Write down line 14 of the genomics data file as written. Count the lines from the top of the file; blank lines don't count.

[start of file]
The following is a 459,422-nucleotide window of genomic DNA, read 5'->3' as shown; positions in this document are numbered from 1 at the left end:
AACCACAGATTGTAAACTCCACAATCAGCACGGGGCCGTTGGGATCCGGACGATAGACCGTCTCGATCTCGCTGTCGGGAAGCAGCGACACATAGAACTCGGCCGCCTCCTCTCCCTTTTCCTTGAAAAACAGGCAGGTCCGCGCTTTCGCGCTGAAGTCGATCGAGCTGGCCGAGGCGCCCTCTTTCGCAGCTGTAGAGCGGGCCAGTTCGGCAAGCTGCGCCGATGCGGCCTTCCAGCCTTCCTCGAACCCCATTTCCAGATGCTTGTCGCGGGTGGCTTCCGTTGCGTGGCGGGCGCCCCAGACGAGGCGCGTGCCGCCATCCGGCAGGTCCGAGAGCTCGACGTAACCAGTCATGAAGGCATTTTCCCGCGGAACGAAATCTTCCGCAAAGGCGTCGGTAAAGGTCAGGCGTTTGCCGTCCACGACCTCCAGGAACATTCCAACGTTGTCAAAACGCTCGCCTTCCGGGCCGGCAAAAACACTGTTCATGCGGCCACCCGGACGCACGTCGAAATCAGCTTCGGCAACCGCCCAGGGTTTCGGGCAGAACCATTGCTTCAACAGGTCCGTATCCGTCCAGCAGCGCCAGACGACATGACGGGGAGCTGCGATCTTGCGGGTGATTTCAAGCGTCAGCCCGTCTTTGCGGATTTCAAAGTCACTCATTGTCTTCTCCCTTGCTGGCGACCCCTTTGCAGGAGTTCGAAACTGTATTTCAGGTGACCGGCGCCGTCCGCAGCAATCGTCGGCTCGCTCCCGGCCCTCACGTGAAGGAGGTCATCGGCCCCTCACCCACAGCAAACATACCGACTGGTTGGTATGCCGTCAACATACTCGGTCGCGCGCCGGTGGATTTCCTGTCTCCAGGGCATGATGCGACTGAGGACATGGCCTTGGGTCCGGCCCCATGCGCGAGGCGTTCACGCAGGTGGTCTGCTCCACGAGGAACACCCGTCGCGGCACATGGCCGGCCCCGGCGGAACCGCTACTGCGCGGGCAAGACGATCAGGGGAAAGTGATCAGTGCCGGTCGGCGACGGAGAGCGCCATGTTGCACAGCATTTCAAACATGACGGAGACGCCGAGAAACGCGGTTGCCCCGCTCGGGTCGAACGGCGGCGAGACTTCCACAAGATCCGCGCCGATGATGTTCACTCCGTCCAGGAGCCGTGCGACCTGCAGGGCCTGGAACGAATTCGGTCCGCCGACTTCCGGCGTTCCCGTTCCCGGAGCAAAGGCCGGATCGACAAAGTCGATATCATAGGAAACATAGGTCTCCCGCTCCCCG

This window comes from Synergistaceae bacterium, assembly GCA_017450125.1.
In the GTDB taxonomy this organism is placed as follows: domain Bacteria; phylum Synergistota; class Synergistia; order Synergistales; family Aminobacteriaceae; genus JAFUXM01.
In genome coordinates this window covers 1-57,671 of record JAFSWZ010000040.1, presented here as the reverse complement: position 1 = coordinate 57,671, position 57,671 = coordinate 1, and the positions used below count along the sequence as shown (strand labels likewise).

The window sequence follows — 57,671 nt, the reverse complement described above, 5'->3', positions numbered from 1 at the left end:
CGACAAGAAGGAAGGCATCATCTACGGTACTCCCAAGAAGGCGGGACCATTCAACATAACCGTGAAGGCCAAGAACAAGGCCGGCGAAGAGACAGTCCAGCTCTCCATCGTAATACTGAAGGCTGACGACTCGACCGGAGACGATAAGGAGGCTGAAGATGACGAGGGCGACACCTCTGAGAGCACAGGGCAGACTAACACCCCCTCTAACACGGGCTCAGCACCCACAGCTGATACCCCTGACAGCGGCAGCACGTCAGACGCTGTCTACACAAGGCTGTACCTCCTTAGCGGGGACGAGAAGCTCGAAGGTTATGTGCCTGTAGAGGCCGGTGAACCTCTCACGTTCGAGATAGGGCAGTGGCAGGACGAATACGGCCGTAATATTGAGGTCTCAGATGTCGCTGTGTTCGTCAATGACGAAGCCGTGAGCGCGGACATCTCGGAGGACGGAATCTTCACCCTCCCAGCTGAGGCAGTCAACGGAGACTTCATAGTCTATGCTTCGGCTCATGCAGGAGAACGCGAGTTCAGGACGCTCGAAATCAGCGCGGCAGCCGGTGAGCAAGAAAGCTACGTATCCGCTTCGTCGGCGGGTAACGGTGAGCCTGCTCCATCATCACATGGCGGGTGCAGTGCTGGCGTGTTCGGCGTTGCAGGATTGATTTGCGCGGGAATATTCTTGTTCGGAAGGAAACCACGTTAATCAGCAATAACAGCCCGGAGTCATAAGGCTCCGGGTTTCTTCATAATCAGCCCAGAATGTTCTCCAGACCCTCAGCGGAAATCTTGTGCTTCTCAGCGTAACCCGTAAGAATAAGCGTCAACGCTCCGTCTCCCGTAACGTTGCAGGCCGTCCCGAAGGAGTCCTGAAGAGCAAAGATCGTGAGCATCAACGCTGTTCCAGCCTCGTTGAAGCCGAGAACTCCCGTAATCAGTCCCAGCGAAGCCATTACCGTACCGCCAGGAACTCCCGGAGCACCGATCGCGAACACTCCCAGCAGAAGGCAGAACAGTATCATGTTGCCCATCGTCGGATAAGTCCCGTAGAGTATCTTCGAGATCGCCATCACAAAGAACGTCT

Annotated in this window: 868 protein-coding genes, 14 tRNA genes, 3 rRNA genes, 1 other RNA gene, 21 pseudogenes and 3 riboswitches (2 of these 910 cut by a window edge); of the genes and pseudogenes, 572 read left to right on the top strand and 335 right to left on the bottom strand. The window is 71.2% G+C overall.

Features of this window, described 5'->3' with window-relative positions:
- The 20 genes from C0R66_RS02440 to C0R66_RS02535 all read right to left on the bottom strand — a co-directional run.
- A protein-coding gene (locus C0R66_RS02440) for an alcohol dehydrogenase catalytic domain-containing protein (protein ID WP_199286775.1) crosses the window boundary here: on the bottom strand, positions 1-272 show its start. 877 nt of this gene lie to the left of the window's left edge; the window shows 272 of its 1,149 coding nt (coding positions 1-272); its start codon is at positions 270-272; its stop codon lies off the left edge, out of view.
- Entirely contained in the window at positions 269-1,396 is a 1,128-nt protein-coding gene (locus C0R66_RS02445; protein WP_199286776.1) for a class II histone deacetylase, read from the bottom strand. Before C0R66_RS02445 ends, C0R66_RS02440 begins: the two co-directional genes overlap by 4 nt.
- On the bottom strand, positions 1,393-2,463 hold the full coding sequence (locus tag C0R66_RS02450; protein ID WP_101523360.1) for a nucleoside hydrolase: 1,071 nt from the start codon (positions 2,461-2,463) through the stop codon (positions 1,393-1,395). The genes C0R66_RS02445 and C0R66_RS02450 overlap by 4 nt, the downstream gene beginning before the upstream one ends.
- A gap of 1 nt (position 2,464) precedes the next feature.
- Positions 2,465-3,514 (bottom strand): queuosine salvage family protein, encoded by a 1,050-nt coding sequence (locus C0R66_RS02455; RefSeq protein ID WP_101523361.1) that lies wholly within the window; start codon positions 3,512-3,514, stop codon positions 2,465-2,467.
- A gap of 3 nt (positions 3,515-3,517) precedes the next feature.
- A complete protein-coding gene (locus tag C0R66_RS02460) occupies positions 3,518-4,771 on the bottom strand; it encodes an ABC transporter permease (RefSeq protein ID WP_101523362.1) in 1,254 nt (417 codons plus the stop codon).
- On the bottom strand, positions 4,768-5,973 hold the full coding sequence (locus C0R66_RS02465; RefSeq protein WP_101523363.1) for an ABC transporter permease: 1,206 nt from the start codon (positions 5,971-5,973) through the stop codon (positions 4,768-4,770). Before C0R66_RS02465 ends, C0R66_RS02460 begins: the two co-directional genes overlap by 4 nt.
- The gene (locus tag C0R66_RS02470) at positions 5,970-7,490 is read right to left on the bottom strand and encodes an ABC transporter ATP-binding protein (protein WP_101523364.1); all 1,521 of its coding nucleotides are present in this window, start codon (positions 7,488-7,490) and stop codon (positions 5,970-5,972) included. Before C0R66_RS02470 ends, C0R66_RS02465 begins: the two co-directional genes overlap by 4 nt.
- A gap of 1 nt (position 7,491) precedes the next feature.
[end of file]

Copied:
- A gap of 1 nt (position 2,464) precedes the next feature.